motet

noun
mo·​tet | \ mō-ˈtet How to pronounce motet (audio) \

Definition of motet

: a polyphonic choral composition on a sacred text usually without instrumental accompaniment

Examples of motet in a Sentence

Recent Examples on the Web As well as hymns, a motet and a sermon, the solemn vespers would include a gigantic two-part oratorio composed by the church’s Cantor—the director of music—with a text taken from St. Matthew’s gospel. Boyd Tonkin, WSJ, 14 Apr. 2022 The ceiling is tall and arched, like the hallways of a cloister, and offers acoustics befitting a motet. Gregory Barber, Wired, 10 Feb. 2022 But the motet ends with the calm assurance of a Lutheran hymn. Scott Cantrell, Dallas News, 4 Oct. 2021 After this is a setting of a Whitman poem for chorus a cappella in the style of a sixteenth-century madrigal, followed by a section in which a line from Dante’s Inferno is sung by a vocal trio in the style of a medieval motet. Walter Simmons, Harper's Magazine, 25 May 2021 Conducting a joyful Mozart motet, Riccardo Muti sent a resounding message Sunday night, that live classical music has returned to the Italian stage after the coronavirus lockdown. Colleen Barry, The Christian Science Monitor, 22 June 2020 In 1990, the conductor Craig Smith and the chorus of Emmanuel Music in Boston recorded a superb album of 21 Schütz motets. New York Times, 20 Mar. 2020 The Orpheus Chamber Singers perform a Bach motet and Gregorio Allegri’s famous Miserere with modern responses by Ted Hearne and Alexander Campkin. Scott Cantrell, Dallas News, 27 Feb. 2020 The Byrd motets luxuriate in eddies, cross-currents and great waves of sound. Scott Cantrell, Dallas News, 25 Jan. 2020 See More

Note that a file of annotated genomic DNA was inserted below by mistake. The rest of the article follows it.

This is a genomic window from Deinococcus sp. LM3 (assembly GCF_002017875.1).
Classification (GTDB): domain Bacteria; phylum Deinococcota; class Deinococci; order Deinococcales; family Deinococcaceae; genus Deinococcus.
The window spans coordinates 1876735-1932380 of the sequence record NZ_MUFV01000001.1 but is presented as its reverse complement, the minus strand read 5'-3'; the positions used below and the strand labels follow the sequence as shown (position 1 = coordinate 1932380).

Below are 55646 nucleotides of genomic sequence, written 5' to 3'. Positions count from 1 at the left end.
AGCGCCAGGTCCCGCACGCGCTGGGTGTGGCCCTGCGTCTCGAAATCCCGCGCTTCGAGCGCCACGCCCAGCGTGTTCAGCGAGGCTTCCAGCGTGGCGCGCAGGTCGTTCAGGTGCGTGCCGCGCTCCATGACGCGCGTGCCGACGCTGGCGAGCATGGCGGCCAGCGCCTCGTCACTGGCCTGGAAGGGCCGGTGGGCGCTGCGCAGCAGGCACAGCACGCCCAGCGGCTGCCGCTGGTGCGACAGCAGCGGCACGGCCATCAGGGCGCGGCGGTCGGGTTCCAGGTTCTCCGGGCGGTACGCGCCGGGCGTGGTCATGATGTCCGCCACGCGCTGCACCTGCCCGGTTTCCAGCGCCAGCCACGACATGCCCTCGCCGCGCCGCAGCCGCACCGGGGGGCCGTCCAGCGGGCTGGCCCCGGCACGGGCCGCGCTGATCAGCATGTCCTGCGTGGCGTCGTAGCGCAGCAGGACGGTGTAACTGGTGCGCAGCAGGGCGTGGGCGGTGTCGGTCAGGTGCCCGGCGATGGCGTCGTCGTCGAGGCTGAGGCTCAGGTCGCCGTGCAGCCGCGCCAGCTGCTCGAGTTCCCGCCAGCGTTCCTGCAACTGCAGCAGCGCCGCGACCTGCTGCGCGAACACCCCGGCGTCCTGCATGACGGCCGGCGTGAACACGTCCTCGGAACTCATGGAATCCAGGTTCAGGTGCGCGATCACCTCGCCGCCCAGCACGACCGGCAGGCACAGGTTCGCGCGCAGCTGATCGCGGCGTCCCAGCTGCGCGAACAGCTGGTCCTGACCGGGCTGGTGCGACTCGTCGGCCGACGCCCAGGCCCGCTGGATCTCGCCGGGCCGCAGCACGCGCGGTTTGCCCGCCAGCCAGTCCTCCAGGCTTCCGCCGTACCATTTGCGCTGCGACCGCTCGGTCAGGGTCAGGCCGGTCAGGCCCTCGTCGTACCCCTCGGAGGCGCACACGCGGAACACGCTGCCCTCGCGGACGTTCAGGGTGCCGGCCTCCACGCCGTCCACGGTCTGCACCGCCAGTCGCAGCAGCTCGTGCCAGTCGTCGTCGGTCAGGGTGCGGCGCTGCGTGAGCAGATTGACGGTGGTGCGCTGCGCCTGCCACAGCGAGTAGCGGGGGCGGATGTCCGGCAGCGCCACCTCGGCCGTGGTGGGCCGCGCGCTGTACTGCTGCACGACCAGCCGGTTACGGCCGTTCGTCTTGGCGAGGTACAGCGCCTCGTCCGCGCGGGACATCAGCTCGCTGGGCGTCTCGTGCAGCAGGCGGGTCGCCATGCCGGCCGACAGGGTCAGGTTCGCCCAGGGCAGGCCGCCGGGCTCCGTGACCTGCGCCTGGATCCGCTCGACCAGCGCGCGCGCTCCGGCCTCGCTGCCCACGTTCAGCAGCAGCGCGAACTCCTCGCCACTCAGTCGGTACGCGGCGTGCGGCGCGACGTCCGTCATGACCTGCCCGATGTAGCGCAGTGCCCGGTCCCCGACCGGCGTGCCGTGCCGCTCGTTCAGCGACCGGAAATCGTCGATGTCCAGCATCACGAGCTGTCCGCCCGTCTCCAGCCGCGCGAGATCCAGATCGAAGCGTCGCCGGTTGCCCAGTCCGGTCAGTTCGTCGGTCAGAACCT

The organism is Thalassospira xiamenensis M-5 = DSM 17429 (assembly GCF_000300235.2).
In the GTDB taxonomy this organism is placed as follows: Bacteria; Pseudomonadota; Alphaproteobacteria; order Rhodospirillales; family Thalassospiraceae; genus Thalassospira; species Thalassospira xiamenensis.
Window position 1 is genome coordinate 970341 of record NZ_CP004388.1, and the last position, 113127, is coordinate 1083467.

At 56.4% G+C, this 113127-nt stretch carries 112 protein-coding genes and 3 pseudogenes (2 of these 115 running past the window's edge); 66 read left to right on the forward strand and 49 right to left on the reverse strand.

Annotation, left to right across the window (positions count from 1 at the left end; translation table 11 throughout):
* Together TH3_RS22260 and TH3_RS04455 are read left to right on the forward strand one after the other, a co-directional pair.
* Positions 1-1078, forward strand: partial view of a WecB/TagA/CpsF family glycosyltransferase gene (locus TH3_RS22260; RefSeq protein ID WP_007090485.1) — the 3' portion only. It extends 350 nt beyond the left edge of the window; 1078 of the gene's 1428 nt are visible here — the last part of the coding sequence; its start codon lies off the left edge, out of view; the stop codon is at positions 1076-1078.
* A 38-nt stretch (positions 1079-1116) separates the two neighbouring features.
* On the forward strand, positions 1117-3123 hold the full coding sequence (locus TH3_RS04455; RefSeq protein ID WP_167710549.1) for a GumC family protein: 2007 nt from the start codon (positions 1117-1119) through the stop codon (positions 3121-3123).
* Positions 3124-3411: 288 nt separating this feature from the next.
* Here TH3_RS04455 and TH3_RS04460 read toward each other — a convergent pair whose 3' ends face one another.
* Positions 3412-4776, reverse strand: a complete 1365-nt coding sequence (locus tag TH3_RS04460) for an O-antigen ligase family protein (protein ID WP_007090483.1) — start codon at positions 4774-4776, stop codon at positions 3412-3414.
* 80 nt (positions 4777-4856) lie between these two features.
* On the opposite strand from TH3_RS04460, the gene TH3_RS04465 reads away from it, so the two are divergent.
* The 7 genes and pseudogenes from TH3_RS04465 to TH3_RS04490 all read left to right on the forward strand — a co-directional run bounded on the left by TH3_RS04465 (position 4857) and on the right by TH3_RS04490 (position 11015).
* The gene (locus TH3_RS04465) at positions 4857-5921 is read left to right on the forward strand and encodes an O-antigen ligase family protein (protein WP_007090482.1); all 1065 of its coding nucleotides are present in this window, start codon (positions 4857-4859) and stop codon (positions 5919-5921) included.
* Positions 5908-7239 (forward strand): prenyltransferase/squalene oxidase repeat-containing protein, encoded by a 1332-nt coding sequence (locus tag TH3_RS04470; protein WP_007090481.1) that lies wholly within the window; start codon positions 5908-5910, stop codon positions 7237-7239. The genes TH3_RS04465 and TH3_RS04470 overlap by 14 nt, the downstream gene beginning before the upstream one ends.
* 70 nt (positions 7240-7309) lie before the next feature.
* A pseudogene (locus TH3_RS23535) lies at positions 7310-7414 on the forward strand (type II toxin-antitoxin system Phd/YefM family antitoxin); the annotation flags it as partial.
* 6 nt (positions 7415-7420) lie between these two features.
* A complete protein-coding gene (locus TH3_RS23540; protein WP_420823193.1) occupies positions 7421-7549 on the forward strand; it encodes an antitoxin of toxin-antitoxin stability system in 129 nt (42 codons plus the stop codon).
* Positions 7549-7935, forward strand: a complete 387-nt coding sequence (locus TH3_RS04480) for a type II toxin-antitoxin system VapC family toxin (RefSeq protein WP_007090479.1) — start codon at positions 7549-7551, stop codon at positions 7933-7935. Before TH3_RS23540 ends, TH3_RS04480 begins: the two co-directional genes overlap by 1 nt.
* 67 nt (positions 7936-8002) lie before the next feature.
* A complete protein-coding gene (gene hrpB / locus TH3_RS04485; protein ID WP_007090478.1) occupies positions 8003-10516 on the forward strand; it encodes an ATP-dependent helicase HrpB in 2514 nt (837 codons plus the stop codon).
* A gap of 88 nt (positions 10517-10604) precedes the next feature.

These example sentences are selected automatically from various online news sources to reflect current usage of the word 'motet.' Views expressed in the examples do not represent the opinion of Merriam-Webster or its editors. Send us feedback.

First Known Use of motet

14th century, in the meaning defined above

History and Etymology for motet

Middle English, from Middle French, diminutive of mot

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Time Traveler for motet

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The first known use of motet was in the 14th century

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Dictionary Entries Near motet

motel

motet

motetus

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Cite this Entry

“Motet.” Merriam-Webster.com Dictionary, Merriam-Webster, https://www.merriam-webster.com/dictionary/motet. Accessed 12 Aug. 2022.

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